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Thread: Wood ashes

  1. #1
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    Question Wood ashes

    It seems to me that I recall hearing or reading somewhere that wood ashes are good for a vegetable garden. Is this true? If so, in what way are they good for the garden? Since I just installed a wood furnace in my house I was thinking about spreading the ashes around on my garden.

    What say you?
    Be Yourself, Everyone Else Is Taken!

  2. #2
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    Smile Like everything, it depends.

    Wood ashes can help neutralize an acid soil to some extent and contain some potash which is needed by plants. If you only using a wood furnace and have a small garden you may generate more than you can use.

  3. #3
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    Well, I would have to look it up, but I think I recall that adding ashes raises the pH, which in this area is already about 9
    I could be wrong about this, though. I'll check and get back to you.

  4. #4
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    Yep, I looked it up and it does raise pH, so do you know approximately what your soil pH is?

  5. #5
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    basically (pun intended) its lye.

    lye is the name commonly used for a strongly alkaline solution. Its a solution of potassium carbonate (potash) prepared by leaching wood ashes with water.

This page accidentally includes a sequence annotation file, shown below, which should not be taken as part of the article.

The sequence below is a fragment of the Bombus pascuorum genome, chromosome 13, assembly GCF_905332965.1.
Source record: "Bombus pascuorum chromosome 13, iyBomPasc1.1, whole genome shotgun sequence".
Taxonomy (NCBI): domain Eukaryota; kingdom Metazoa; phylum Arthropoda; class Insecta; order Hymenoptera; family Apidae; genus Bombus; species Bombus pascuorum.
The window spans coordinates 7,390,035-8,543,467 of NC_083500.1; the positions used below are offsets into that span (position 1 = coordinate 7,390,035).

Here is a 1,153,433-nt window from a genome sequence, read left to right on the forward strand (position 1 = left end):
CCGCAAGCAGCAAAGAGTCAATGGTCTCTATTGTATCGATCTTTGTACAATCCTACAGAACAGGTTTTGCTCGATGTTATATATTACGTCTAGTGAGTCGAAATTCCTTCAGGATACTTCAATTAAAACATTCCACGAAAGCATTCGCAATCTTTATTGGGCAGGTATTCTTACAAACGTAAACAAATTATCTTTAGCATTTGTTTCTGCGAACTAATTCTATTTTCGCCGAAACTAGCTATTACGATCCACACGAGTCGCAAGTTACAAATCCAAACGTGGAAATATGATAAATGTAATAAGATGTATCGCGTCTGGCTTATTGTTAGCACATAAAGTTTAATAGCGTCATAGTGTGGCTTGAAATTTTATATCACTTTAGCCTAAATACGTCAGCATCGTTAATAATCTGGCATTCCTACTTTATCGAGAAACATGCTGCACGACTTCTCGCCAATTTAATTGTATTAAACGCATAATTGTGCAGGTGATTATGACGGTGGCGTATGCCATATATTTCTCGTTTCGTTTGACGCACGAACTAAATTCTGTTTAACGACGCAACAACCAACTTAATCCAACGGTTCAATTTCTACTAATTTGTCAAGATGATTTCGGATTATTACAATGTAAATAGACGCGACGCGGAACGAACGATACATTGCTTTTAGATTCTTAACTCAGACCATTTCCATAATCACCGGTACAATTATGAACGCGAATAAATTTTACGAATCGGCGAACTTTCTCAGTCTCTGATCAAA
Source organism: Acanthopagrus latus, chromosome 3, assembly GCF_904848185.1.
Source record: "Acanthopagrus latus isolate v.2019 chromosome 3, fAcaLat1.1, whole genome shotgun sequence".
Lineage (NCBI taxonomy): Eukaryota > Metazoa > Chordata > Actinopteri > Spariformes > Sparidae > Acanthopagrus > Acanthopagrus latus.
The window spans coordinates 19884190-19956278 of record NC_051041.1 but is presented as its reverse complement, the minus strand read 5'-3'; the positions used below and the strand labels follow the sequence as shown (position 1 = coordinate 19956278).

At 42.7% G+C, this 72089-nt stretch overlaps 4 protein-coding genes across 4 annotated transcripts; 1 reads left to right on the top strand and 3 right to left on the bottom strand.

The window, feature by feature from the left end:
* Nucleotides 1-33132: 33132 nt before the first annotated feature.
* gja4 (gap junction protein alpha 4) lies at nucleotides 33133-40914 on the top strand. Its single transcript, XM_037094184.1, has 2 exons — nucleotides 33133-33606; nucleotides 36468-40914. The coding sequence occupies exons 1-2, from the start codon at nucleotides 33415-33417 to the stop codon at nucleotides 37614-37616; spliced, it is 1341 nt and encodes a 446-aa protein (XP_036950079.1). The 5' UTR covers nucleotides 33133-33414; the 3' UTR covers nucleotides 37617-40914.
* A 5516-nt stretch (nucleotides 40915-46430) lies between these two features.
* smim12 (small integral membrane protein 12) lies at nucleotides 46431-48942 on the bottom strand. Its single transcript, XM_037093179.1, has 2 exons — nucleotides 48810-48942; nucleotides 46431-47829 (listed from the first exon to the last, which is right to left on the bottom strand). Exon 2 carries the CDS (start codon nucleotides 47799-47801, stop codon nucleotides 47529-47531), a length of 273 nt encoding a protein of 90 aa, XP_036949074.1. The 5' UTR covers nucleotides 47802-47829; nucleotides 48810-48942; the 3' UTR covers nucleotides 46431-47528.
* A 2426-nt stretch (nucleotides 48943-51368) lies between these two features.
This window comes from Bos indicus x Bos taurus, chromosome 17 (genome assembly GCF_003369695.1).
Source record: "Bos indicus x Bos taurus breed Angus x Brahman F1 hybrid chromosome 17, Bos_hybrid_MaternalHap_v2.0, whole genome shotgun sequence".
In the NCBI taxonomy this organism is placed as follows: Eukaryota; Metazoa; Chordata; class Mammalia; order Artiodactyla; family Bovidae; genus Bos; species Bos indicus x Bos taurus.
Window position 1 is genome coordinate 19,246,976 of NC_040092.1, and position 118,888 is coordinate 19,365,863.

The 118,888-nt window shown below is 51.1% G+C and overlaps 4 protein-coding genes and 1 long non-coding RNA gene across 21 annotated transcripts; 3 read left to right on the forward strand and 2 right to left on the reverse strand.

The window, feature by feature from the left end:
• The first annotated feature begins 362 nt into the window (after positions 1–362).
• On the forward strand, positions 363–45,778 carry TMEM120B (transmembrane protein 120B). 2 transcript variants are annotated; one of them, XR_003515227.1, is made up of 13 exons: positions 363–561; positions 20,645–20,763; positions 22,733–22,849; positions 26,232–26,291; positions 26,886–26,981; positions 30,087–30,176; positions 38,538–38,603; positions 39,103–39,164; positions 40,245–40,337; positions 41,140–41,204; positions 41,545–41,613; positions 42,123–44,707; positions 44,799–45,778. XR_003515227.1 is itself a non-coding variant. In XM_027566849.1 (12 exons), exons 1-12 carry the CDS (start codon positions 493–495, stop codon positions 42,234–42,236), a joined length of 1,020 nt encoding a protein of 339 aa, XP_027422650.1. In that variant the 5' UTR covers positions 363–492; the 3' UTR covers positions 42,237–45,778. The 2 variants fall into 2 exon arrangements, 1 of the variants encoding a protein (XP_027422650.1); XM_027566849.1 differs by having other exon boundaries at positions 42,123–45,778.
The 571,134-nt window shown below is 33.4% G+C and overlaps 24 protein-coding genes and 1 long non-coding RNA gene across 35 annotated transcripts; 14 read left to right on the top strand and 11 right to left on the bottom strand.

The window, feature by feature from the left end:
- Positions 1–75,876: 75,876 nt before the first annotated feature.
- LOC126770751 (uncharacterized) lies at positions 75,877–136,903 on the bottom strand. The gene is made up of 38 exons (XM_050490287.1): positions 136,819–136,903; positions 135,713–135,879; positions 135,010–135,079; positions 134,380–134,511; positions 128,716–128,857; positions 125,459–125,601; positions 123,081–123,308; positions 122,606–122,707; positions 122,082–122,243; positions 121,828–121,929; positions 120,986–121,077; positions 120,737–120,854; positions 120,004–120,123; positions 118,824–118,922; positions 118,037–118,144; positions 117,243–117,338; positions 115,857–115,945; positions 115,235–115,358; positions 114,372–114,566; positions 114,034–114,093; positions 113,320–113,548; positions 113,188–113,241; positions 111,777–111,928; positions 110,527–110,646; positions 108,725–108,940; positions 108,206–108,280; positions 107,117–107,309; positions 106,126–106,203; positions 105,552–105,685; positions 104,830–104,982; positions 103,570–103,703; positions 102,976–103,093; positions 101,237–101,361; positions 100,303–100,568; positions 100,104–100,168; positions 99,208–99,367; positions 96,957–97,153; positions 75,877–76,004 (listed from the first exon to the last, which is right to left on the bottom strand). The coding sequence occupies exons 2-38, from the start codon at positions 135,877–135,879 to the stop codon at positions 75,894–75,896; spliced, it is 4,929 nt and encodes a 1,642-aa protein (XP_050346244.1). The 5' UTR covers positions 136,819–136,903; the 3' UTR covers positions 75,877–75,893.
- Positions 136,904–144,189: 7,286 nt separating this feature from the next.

If your garden PH can benefit from lyme then you can use lye (wood ashes). Or at least thats what I understand.

  6. #6
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    Small amounts only!!!!

  7. #7
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    Default

    To answer some of the questions.

    1. I intend to use the wood furnace as the primary heat in my roughly 2000 sq. ft. home.

    2. My garden is only 30' by 50'.

    3. Last I checked, about 2 years ago, my garden ph was right around 6.0.
    Be Yourself, Everyone Else Is Taken!

  8. #8
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    Default I think 6 is most likely too low for many plants

    I think you'll see better results if you raise it. Cucumbers will really benefit from this. Different plants have different needs though. May help to know specific needs of your garden plants. Not all may benefit from more alkalinity.

  9. #9
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    Here's a graph of pH vs. nutrient availability. Not all plants resond the same and this is kind of general, but it gives some idea of where things work best.

    www.southeasttexasgardening.info/nutrient.htm

    Pushing your pH up to 6.5 could be beneficial. Wood ashes aren't terribly well buffered, so they tend to have a quick, but relatively short effect.

  10. #10
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    Some ideas. Soil test to determine how much you need and what would be excessive.
    Use excess in compost.
    Use as a barrier around slug-prone areas.

    Wayacoyote
    WayaCoyote

  11. #11
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    I use wood ash on apple trees. It doesn't have the nitrogen that apples need to keep at lower levels.

  12. #12
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    Quote Originally Posted by carbide View Post
    It seems to me that I recall hearing or reading somewhere that wood ashes are good for a vegetable garden. Is this true?
    Yes. They are excellent for vegetable garden. They replenish needed minerals.